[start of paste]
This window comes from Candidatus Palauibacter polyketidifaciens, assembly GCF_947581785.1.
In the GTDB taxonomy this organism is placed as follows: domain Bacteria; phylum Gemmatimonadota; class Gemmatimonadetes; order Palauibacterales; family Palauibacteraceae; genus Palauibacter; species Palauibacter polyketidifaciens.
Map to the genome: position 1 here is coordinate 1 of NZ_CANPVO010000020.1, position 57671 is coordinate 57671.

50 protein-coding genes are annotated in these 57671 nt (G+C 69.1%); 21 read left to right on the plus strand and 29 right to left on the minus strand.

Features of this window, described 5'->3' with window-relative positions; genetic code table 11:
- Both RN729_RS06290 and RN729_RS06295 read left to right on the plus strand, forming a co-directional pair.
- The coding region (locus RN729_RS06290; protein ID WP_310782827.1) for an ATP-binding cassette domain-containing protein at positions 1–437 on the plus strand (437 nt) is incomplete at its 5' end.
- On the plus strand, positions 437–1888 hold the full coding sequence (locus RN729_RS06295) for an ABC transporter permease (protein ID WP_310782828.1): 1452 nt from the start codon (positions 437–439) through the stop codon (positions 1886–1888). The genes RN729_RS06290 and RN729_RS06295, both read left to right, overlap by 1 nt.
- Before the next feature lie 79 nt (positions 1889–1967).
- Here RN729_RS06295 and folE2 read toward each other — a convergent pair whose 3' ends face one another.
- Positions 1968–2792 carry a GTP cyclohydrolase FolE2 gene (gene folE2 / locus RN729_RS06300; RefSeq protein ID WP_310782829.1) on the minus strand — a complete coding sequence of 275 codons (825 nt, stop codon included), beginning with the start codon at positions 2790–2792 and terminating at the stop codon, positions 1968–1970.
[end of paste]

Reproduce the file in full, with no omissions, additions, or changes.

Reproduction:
This window comes from Candidatus Palauibacter polyketidifaciens, assembly GCF_947581785.1.
In the GTDB taxonomy this organism is placed as follows: domain Bacteria; phylum Gemmatimonadota; class Gemmatimonadetes; order Palauibacterales; family Palauibacteraceae; genus Palauibacter; species Palauibacter polyketidifaciens.
Map to the genome: position 1 here is coordinate 1 of NZ_CANPVO010000020.1, position 57671 is coordinate 57671.

50 protein-coding genes are annotated in these 57671 nt (G+C 69.1%); 21 read left to right on the plus strand and 29 right to left on the minus strand.

Features of this window, described 5'->3' with window-relative positions; genetic code table 11:
- Both RN729_RS06290 and RN729_RS06295 read left to right on the plus strand, forming a co-directional pair.
- The coding region (locus RN729_RS06290; protein ID WP_310782827.1) for an ATP-binding cassette domain-containing protein at positions 1–437 on the plus strand (437 nt) is incomplete at its 5' end.
- On the plus strand, positions 437–1888 hold the full coding sequence (locus RN729_RS06295) for an ABC transporter permease (protein ID WP_310782828.1): 1452 nt from the start codon (positions 437–439) through the stop codon (positions 1886–1888). The genes RN729_RS06290 and RN729_RS06295, both read left to right, overlap by 1 nt.
- Before the next feature lie 79 nt (positions 1889–1967).
- Here RN729_RS06295 and folE2 read toward each other — a convergent pair whose 3' ends face one another.
- Positions 1968–2792 carry a GTP cyclohydrolase FolE2 gene (gene folE2 / locus RN729_RS06300; RefSeq protein ID WP_310782829.1) on the minus strand — a complete coding sequence of 275 codons (825 nt, stop codon included), beginning with the start codon at positions 2790–2792 and terminating at the stop codon, positions 1968–1970.